The Jones Boys
This information is a reprint from a past issue of ISMACS News. It is from a
brief lecture by Graham Forsdyke on the history of the Jones Company.
AT THE SUGGESTION of Chairman Len Hemming, one of the topics to be discussed at the meeting was that of the Jones machine.
Graham Forsdyke started by stating that he had hit two difficulties in researching Jones -- the more important being that the manufacturer had a very small range of domestic machines, and whilst successful in the market, had never been a great innovator.
The second difficulty was that he had forgotten all about it until the day before the meeting.
Graham was able to tell us that William Jones was the owner of a small engineering firm in Audenshaw, Loncs, which specialised in making small steam engines for the domestic market -- for pumping water, etc.
Jones first got interested in sewing machines in the later part of 1858, having got ahold of a Howe, and a Wheeler & Wilson, which he promptly took to pieces to find out how they worked and, more importantly, just how they could be improved.
He started manufacture the following year, after having been granted a patent for improvements to Howe's long-shuttle machine. Graham guessed that from the scale of the operation, Jones was one of the few manufacturers of the time who actually had official license to produce Howe, and Wheeler and Wilson clones.
This first license, and some of the 14 that followed it, were taken out in the name of William's brother John Thomas Jones, although William put his name to others himself.
For a short time Jones was in partnership with one of the other great names of the early British sewing machine industry -- Thomas Chadwick.
Chadwick was a young militant who worked at the Platt Brothers engineering company in Oldham, and one of the ringleaders in a strike in 1852, which developed into the entire workforce being locked out by the management. This experience appeared to convert Chadwick into a would-be boss, for in 1860 he got together with a group of businessmen to set up his own sewing-machine manufacturing company in Oldham. Things did not go well and when Chadwick found, as Graham put it, his partners knew as much about sewing machines as they did video recorders, he bought them out and traveled to Audenshaw to do a deal with the Jones management.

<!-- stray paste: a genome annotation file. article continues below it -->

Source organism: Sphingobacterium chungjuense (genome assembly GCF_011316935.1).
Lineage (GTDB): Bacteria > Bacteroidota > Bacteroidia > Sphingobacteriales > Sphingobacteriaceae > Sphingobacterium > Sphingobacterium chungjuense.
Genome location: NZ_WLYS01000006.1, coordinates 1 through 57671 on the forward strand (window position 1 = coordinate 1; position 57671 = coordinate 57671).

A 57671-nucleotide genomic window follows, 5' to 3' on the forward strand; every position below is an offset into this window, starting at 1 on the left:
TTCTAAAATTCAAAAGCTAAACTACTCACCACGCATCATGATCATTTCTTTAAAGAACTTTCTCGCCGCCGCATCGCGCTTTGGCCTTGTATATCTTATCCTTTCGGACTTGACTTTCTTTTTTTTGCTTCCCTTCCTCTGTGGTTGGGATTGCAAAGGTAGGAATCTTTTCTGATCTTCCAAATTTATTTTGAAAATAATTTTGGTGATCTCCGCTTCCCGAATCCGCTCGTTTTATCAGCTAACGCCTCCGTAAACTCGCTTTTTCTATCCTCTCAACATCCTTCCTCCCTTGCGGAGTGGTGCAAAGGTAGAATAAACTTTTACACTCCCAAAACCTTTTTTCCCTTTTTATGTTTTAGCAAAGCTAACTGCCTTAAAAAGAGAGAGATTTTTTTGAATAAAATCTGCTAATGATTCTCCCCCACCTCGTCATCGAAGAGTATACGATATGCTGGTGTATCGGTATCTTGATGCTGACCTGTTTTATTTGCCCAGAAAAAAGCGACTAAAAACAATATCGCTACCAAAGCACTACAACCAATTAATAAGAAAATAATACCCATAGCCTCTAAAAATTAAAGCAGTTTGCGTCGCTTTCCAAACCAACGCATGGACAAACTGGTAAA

The result was a partnership and a new factory at Ashton-under-Lyne. It was probably an equal partnership, for the new company that resulted from the meeting, and was formed in 1860, was called Chadwick and Jones.
Although this partnership existed only three years, Graham argued that it was quite possible that machines labeled Chadwick and Jones did exist, but neither he nor the members present knew of any examples.
The Chadwick/Jones partnership dissolved when Jones' great rival, Bradbury, poached Chadwick away to join his own company. Chadwick stayed with his new employer until his death in 1885 when he was chairman and managing director of the company.
It may not only have been a higher salary that tempted Chadwick away from Jones, for Bradbury was an old friend who had also been locked out of the Platt company and had stood picket duty alongside Chadwick.
The defection of Chadwick didn't appear to harm the fortunes of Jones, for in 1869 he had taken out his first patent for the company's own machines, and on the strength of sales to come, borrowed enough from the bank to build a new factory at Guide Bridge, near Manchester. Graham said that during his research it occurred to him that Jones was one of the very few large manufacturers not to have ever produced a chain-stitch machine. But then, in member Frank Godfrey's book: "An International History of the Sewing Machine" he found a reference and a photograph which seemed to contradict his theory.